He almost single handedly carried Liverpool through the bad times, as well as being the key to all the good times. You could always count on him. He inspired others; lifted everyone up when they were down, and that included the crowd. It wasn't just that he scored the first 'comeback goal' in Istanbul, it was how he was able to motivate the team AND the crowd with his hand motions as he ran back to the halfway line. No Stevie G, no miracle of Istanbul - a bona fide legend.


As for the current team, it has to be Bobby Firmino. The entire front three is world-class, but Bobby is the unsung hero. My favourite Beatle is George Harrison because, like Bobby, he was an immense talent who didn't always get the credit he deserved. If Mo and Sadio are Lennon & McCartney, Bobby is the 'George' of the front 3. (laughs)


His role is so understated, and in many ways underappreciated and misunderstood by non-Liverpool fans. He creates, links play, presses, defends and gives 100% effort - often for the glory of others. And he never complains.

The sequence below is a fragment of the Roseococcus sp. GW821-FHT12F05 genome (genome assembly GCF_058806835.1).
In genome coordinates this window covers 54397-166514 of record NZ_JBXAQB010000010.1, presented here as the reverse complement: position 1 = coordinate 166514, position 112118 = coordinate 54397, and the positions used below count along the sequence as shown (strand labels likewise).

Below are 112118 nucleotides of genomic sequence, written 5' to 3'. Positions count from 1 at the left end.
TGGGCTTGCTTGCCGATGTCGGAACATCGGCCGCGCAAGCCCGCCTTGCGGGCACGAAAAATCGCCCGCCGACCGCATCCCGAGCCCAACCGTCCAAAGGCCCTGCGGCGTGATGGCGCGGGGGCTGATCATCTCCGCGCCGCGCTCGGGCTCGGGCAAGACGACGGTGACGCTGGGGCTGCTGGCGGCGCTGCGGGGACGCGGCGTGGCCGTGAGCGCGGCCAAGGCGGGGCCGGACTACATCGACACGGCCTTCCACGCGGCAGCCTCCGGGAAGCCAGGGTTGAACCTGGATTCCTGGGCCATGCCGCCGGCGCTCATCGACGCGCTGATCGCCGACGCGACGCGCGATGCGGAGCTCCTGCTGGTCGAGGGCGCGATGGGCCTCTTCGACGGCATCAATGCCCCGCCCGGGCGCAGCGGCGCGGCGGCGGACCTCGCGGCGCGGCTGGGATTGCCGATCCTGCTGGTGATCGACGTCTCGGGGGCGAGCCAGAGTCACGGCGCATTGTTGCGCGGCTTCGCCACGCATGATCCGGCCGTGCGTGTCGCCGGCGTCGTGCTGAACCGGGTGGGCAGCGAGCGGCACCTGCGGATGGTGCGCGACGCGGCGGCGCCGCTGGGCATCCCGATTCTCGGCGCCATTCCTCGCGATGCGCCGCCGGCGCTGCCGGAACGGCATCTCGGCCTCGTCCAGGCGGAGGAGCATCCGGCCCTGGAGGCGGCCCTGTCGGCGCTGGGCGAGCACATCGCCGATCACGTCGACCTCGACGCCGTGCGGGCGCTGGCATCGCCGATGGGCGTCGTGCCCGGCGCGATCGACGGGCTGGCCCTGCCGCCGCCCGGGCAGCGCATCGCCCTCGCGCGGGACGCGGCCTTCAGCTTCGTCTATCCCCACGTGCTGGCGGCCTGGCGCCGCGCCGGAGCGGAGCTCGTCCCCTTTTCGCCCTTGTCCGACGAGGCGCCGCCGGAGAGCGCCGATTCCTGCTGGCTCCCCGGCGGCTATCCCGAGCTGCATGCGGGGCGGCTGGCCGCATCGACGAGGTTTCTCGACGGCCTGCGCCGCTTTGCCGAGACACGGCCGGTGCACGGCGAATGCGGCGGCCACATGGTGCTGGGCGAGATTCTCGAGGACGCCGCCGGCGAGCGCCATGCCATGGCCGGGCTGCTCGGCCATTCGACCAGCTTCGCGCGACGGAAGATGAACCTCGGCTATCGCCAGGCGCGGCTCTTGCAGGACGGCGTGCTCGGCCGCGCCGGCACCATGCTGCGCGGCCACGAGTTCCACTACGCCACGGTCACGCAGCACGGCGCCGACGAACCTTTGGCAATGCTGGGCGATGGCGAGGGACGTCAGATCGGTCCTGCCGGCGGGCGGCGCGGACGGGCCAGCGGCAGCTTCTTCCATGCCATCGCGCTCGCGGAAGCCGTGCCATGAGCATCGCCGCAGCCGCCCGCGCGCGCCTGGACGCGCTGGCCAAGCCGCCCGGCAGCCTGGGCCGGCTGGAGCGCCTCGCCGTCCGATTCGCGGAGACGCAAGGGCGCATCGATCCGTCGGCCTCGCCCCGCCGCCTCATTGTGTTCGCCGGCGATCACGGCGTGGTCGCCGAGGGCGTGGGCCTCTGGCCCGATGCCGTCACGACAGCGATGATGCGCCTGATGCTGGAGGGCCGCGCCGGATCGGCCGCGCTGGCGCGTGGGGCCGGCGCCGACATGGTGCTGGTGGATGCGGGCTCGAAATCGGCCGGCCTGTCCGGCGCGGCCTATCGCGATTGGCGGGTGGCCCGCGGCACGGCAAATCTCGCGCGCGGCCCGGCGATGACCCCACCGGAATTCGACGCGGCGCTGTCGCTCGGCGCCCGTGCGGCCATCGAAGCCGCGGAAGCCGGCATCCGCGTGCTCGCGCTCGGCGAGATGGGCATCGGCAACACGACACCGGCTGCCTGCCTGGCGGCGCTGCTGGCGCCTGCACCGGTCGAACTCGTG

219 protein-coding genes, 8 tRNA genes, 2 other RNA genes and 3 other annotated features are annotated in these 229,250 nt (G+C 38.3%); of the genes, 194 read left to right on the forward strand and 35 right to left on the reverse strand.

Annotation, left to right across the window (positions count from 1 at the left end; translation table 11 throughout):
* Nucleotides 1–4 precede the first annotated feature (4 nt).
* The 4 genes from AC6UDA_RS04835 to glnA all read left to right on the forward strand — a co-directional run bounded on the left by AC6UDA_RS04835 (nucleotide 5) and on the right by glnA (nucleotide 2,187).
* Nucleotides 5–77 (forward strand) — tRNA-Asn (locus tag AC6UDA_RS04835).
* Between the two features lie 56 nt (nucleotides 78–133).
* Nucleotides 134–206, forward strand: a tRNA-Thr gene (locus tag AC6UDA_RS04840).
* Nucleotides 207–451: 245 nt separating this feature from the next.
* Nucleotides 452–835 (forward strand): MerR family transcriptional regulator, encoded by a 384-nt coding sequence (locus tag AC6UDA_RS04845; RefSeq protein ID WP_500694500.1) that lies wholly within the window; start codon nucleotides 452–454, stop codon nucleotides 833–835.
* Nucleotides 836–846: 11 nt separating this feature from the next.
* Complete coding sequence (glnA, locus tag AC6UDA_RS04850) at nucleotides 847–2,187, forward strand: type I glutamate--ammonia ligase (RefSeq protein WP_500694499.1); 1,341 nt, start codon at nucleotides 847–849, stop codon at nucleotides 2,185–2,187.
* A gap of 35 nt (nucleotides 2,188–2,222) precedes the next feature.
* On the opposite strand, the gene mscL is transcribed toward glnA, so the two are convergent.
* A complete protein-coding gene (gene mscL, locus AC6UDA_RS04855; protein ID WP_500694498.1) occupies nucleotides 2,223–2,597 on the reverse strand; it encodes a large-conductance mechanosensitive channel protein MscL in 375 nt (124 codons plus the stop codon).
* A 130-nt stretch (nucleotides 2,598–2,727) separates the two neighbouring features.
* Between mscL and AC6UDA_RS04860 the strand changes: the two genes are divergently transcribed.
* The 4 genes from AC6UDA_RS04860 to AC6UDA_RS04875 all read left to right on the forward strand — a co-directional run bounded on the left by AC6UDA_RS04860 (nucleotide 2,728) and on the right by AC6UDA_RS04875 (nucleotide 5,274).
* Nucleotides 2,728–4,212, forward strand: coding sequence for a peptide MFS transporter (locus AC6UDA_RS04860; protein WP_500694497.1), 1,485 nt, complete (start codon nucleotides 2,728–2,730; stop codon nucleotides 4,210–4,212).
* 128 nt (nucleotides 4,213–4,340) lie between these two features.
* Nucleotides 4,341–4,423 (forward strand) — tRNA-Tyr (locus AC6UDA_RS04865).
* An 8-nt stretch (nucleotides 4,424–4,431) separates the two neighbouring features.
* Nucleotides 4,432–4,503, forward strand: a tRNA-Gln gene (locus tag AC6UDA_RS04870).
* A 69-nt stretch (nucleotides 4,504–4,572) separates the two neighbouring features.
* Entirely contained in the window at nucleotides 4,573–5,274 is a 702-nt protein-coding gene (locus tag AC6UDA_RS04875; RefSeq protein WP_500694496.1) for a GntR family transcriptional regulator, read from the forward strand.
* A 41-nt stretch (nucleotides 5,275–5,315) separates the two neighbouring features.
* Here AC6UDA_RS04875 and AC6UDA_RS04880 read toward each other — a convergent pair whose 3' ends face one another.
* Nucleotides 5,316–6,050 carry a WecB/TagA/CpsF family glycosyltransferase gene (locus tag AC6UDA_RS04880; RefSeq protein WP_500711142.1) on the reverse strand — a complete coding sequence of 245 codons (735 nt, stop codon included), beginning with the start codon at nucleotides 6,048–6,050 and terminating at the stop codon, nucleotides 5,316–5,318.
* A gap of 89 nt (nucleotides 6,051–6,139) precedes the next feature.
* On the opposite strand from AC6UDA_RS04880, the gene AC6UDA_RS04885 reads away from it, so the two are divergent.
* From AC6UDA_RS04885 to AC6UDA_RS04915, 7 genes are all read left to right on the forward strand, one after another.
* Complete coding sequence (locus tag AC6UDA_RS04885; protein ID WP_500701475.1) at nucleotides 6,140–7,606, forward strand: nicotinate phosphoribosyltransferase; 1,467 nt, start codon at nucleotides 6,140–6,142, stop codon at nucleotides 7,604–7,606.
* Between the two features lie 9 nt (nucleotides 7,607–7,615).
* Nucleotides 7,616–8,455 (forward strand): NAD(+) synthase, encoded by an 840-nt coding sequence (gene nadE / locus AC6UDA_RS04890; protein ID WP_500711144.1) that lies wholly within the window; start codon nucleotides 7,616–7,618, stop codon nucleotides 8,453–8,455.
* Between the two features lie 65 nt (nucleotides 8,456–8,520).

His first goal against Palace sums him up. One second he was there helping the team defend near his own box. Then it's he who plays the 'out' ball to Andy Robertson, runs 80 yards at full speed before cushioning the ball with his instep and scoring with the outside of his foot. Stunning!

Q. Can't argue with that choice Budi, but I won't ask you which one's Ringo. (laughs) So, what are your thoughts on the club and how it's being run today?


A. The way the club is being run is amazing. Klopp, Michael Edwards and the entire backroom staff are peerless. A world class team on the field needs a world class team behind the scenes and that's exactly what we have.